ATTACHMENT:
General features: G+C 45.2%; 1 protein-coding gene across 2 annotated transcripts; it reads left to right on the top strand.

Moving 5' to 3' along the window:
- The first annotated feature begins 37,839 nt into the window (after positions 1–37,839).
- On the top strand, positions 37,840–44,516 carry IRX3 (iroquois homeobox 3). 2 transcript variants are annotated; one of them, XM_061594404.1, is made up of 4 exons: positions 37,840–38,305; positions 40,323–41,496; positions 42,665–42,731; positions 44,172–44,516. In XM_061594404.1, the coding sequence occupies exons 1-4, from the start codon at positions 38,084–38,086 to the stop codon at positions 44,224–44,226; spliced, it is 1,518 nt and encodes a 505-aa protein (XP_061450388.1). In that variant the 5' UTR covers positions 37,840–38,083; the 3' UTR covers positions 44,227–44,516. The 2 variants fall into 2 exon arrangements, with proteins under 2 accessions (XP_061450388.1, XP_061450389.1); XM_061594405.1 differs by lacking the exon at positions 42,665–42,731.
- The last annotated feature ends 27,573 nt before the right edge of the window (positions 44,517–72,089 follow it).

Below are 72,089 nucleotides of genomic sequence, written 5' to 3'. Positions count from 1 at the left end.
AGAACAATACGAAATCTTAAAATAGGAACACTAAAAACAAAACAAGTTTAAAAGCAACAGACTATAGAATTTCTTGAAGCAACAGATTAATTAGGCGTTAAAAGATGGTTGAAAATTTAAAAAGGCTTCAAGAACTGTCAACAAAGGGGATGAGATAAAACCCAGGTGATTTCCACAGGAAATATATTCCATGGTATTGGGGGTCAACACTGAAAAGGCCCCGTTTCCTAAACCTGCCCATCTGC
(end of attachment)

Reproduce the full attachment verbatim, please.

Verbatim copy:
General features: G+C 45.2%; 1 protein-coding gene across 2 annotated transcripts; it reads left to right on the top strand.

Moving 5' to 3' along the window:
- The first annotated feature begins 37,839 nt into the window (after positions 1–37,839).
- On the top strand, positions 37,840–44,516 carry IRX3 (iroquois homeobox 3). 2 transcript variants are annotated; one of them, XM_061594404.1, is made up of 4 exons: positions 37,840–38,305; positions 40,323–41,496; positions 42,665–42,731; positions 44,172–44,516. In XM_061594404.1, the coding sequence occupies exons 1-4, from the start codon at positions 38,084–38,086 to the stop codon at positions 44,224–44,226; spliced, it is 1,518 nt and encodes a 505-aa protein (XP_061450388.1). In that variant the 5' UTR covers positions 37,840–38,083; the 3' UTR covers positions 44,227–44,516. The 2 variants fall into 2 exon arrangements, with proteins under 2 accessions (XP_061450388.1, XP_061450389.1); XM_061594405.1 differs by lacking the exon at positions 42,665–42,731.
- The last annotated feature ends 27,573 nt before the right edge of the window (positions 44,517–72,089 follow it).

Below are 72,089 nucleotides of genomic sequence, written 5' to 3'. Positions count from 1 at the left end.
AGAACAATACGAAATCTTAAAATAGGAACACTAAAAACAAAACAAGTTTAAAAGCAACAGACTATAGAATTTCTTGAAGCAACAGATTAATTAGGCGTTAAAAGATGGTTGAAAATTTAAAAAGGCTTCAAGAACTGTCAACAAAGGGGATGAGATAAAACCCAGGTGATTTCCACAGGAAATATATTCCATGGTATTGGGGGTCAACACTGAAAAGGCCCCGTTTCCTAAACCTGCCCATCTGC